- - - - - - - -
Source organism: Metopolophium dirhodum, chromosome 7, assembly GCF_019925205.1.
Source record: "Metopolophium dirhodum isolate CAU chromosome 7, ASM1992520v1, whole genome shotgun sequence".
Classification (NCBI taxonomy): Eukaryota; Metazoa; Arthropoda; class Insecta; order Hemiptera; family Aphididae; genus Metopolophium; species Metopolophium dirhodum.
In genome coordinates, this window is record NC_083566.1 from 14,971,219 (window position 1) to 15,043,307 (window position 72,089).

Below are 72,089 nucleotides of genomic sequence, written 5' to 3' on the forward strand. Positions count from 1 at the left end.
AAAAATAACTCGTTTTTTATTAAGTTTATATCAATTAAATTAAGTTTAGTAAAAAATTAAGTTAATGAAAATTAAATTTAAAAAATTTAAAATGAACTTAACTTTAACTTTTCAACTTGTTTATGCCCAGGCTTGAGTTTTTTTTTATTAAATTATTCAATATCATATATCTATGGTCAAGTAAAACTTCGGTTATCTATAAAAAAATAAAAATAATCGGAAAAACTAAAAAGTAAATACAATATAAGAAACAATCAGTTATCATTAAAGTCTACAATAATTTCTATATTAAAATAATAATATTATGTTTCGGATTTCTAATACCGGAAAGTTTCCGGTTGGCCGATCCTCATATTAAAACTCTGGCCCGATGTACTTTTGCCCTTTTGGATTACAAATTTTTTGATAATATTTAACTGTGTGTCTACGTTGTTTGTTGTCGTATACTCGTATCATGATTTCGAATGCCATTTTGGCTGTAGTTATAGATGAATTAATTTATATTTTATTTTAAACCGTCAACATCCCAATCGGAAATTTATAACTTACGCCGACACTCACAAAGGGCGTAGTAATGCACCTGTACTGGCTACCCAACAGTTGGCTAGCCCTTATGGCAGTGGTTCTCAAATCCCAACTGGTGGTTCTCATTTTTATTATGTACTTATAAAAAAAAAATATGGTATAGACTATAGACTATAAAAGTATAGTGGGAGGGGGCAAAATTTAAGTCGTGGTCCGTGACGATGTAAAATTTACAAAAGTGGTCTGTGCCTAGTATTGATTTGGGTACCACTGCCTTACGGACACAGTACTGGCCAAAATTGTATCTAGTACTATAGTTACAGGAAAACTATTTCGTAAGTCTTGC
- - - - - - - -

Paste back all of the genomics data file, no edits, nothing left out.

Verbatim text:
Source organism: Metopolophium dirhodum, chromosome 7, assembly GCF_019925205.1.
Source record: "Metopolophium dirhodum isolate CAU chromosome 7, ASM1992520v1, whole genome shotgun sequence".
Classification (NCBI taxonomy): Eukaryota; Metazoa; Arthropoda; class Insecta; order Hemiptera; family Aphididae; genus Metopolophium; species Metopolophium dirhodum.
In genome coordinates, this window is record NC_083566.1 from 14,971,219 (window position 1) to 15,043,307 (window position 72,089).

Below are 72,089 nucleotides of genomic sequence, written 5' to 3' on the forward strand. Positions count from 1 at the left end.
AAAAATAACTCGTTTTTTATTAAGTTTATATCAATTAAATTAAGTTTAGTAAAAAATTAAGTTAATGAAAATTAAATTTAAAAAATTTAAAATGAACTTAACTTTAACTTTTCAACTTGTTTATGCCCAGGCTTGAGTTTTTTTTTATTAAATTATTCAATATCATATATCTATGGTCAAGTAAAACTTCGGTTATCTATAAAAAAATAAAAATAATCGGAAAAACTAAAAAGTAAATACAATATAAGAAACAATCAGTTATCATTAAAGTCTACAATAATTTCTATATTAAAATAATAATATTATGTTTCGGATTTCTAATACCGGAAAGTTTCCGGTTGGCCGATCCTCATATTAAAACTCTGGCCCGATGTACTTTTGCCCTTTTGGATTACAAATTTTTTGATAATATTTAACTGTGTGTCTACGTTGTTTGTTGTCGTATACTCGTATCATGATTTCGAATGCCATTTTGGCTGTAGTTATAGATGAATTAATTTATATTTTATTTTAAACCGTCAACATCCCAATCGGAAATTTATAACTTACGCCGACACTCACAAAGGGCGTAGTAATGCACCTGTACTGGCTACCCAACAGTTGGCTAGCCCTTATGGCAGTGGTTCTCAAATCCCAACTGGTGGTTCTCATTTTTATTATGTACTTATAAAAAAAAAATATGGTATAGACTATAGACTATAAAAGTATAGTGGGAGGGGGCAAAATTTAAGTCGTGGTCCGTGACGATGTAAAATTTACAAAAGTGGTCTGTGCCTAGTATTGATTTGGGTACCACTGCCTTACGGACACAGTACTGGCCAAAATTGTATCTAGTACTATAGTTACAGGAAAACTATTTCGTAAGTCTTGC